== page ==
Lately I've been browsing through more blogs than usual written in an authoritative tone stating "the etiquette for social media," as if such authors are somehow experts on how everyone else should or should not portray themselves online.
Do we want our kids exposing their vulnerabilities on Instagram, Facebook or Snapchat? Do we want them to think a screen is the correct receptacle for their heartbreaks or triumphs? Do we want our children to spend more time tagging their experiences than actually experiencing them?
Whether you're looking for a new position, making a career move or want to increase your own value within your existing role, social media such as Linkedin, Twitter and Facebook all provide powerful platforms to gain the visibility, credibility and access required to get to that next level.
Now, in less time than it takes to say, "Okay. This time... sexy faces!", we can flash our "goods" around the web without so much as a thought as to how it might be affecting (and potentially offending) those around us.
As you set out 2014 with fresh goals and resolutions, don't overlook your social media profiles and activity. Your online presence can support or damage your professional (and social) image. Start the New Year off by paying closer attention to your social media presence.
These days, with the advent of social media and other technology, there are a lot more shades to our relationships. This change is having a big impact on how we share news of our separation or impending divorce with family and friends.
As the world is more intimately connected, our generation's digitization should not be berated by columnists as cover for laziness. When we make online birthday cards, our innovative implementation of timeless niceties should be lauded instead of pilloried.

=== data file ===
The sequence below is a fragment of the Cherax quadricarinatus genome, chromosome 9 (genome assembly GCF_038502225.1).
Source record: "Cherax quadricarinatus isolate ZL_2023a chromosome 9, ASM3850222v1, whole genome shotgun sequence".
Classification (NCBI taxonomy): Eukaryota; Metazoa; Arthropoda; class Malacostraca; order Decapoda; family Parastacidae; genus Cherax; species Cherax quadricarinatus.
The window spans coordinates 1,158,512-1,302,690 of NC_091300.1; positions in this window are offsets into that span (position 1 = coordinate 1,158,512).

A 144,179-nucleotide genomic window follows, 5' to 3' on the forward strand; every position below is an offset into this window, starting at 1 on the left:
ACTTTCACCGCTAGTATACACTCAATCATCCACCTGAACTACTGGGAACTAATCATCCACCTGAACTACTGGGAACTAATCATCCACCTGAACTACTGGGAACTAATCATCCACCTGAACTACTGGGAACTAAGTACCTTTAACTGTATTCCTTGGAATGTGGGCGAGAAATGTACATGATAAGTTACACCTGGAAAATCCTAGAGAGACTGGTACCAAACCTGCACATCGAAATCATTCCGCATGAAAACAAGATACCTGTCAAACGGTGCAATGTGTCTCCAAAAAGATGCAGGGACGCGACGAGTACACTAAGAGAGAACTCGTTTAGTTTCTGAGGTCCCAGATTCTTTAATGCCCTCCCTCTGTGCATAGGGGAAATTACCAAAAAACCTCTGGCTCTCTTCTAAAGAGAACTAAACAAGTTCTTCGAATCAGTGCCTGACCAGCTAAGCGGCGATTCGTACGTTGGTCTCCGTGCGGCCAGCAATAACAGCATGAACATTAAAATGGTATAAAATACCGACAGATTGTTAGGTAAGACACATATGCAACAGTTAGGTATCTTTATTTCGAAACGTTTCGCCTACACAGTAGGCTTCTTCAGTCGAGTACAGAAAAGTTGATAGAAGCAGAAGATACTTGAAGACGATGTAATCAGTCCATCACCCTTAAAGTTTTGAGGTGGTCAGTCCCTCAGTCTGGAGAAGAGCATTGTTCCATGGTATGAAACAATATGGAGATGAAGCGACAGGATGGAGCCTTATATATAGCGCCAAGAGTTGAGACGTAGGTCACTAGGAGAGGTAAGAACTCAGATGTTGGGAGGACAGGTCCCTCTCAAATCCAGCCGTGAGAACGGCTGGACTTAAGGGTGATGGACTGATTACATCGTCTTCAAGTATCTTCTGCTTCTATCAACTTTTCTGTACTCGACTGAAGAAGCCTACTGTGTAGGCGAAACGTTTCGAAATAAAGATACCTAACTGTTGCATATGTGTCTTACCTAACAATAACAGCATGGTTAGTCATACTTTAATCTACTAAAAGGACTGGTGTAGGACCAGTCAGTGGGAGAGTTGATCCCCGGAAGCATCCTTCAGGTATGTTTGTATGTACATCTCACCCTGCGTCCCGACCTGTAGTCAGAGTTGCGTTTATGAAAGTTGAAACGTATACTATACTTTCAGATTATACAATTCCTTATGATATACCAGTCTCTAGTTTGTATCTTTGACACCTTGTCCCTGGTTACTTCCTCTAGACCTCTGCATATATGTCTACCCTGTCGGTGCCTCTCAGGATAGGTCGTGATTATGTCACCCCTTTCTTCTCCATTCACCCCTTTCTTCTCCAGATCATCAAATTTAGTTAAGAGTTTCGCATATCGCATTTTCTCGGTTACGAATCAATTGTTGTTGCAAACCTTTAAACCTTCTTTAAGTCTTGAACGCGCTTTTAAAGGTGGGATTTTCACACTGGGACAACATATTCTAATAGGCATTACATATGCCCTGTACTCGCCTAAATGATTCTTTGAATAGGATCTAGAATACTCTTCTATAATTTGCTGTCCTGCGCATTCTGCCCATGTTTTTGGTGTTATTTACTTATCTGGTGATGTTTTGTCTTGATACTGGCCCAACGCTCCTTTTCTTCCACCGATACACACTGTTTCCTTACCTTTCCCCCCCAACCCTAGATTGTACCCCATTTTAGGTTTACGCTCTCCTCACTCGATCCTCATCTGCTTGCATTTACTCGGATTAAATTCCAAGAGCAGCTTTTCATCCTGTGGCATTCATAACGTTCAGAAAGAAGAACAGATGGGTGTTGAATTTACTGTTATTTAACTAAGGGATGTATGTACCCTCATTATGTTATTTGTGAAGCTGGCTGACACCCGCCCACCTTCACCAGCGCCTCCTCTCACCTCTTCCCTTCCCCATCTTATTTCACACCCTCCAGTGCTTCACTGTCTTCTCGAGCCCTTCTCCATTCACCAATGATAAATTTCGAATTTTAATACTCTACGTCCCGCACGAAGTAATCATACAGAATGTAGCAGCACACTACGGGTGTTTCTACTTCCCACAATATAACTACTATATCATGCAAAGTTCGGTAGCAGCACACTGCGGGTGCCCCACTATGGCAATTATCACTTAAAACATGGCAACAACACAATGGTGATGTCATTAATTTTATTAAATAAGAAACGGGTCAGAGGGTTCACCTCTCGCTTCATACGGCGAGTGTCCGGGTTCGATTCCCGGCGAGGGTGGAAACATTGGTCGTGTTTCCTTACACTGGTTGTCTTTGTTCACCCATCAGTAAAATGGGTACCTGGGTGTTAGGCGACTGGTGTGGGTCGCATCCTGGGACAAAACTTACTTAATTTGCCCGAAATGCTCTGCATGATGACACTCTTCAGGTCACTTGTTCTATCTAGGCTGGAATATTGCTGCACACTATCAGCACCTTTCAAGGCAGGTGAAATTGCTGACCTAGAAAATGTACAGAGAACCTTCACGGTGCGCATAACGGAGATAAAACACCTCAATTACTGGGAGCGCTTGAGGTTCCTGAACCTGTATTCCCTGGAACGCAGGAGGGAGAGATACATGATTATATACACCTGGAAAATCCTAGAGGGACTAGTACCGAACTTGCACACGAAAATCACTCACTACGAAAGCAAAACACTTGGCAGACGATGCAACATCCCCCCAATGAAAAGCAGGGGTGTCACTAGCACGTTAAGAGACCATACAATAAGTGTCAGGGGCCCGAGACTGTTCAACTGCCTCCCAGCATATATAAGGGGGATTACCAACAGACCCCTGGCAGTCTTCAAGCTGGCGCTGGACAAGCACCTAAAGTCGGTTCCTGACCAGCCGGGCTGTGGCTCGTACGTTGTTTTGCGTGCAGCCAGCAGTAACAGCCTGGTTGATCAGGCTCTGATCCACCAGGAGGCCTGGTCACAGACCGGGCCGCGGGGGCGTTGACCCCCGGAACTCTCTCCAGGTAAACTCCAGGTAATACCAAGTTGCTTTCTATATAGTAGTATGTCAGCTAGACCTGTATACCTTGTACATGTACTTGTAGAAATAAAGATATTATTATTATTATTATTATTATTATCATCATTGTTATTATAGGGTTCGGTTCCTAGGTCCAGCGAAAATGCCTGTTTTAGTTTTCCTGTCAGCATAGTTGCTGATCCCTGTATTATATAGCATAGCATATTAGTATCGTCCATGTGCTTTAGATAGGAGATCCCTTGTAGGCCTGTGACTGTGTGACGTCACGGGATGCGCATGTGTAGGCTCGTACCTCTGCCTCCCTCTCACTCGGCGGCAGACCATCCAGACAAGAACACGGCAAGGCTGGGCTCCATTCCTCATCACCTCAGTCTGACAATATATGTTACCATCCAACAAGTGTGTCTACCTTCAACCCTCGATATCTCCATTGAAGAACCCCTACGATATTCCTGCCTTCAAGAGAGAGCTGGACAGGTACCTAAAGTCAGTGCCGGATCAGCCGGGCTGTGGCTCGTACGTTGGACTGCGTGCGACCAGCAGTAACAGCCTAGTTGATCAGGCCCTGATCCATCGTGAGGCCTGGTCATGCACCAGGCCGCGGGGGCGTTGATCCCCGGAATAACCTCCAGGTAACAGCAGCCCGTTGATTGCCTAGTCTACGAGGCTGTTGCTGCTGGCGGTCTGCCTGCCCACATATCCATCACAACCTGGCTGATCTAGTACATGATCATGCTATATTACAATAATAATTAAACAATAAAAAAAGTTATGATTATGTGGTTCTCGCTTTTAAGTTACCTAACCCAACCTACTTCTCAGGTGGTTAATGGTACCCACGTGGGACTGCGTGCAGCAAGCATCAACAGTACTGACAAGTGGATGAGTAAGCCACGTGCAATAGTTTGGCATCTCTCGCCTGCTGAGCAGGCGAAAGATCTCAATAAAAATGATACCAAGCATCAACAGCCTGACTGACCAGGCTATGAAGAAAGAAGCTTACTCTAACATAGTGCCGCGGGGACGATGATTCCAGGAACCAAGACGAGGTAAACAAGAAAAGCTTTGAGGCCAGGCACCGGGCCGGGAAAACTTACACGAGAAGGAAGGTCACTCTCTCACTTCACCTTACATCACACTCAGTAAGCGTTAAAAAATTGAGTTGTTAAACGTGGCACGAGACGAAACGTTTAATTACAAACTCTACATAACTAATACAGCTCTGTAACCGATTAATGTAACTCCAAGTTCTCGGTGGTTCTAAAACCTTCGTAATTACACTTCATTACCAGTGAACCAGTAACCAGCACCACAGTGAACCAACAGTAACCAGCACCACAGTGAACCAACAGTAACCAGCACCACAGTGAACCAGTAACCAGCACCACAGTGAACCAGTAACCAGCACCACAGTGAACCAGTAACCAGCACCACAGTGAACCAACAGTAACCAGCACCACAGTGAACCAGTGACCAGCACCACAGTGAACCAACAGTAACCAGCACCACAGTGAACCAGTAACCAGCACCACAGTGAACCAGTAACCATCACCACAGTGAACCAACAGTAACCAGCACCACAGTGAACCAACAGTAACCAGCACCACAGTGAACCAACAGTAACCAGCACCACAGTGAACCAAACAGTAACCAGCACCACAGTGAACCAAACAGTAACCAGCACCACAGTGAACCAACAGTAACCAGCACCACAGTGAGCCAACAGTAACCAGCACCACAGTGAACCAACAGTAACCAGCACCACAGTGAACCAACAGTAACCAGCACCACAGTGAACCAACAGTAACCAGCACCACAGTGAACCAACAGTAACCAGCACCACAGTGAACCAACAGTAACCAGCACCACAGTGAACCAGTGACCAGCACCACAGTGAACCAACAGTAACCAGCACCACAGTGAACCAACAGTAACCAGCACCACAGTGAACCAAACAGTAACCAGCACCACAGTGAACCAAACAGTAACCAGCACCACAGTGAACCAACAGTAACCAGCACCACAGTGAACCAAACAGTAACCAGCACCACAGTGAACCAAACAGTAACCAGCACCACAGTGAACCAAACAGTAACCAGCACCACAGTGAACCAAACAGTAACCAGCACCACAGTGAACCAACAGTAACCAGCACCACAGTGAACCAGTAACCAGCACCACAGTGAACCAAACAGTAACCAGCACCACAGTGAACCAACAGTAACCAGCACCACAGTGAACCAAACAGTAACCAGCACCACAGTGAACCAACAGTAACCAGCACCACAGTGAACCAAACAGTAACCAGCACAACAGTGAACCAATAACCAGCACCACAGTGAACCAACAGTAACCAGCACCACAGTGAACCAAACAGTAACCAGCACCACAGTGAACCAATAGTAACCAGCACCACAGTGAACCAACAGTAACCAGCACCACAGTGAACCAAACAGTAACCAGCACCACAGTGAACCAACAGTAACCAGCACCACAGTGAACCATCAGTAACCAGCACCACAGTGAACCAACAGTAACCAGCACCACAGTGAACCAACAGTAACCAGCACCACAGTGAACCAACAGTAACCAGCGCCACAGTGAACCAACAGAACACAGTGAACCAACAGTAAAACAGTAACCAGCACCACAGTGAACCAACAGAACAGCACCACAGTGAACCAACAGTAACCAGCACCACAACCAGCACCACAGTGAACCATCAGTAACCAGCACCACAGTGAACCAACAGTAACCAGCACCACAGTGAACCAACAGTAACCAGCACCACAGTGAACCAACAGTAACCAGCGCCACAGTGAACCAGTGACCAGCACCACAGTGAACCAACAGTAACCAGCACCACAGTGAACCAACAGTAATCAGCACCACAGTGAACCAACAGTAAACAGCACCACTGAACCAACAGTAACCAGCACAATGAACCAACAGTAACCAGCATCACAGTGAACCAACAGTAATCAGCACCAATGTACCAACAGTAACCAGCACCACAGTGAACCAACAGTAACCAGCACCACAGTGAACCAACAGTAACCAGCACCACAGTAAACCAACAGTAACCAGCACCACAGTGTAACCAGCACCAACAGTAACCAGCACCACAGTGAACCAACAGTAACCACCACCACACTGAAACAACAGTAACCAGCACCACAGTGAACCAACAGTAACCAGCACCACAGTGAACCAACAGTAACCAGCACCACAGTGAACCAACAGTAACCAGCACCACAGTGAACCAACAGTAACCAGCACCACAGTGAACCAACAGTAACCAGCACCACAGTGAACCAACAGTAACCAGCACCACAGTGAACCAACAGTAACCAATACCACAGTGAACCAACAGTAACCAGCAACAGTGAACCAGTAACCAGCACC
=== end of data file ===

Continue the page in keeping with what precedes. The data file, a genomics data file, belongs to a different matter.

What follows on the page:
If you manage a blog, business, Twitter profile or Facebook page, the chances you'll receive a negative comment, tweet, rating or review are high. Before you panic and respond with something you may later regret, refer to my tips below.
Navigating social media is no "one and done" endeavor. It's all fair game and enlightening information is generally available to all. Privatizing the personal is basic good sense, but consider the following tips as well.
My resolution for the next presidential election is to let "grandma" share my stupid dog pictures with her retirement community cronies and reserve my playing of pin the tail on Donald Trump to Twitter.
Posting your first kiss and details of your romantic life on social media sites is no longer considered exploitative. It's actually expected. But where do you draw the line between kiss-and-tell and kiss-and-post?
I don't want to know when you're going to sleep or if you sweated up a storm in your latest workout. I don't want to hear about your baby's poop habits, or the tiff with the neighbor. On social networks I want five things.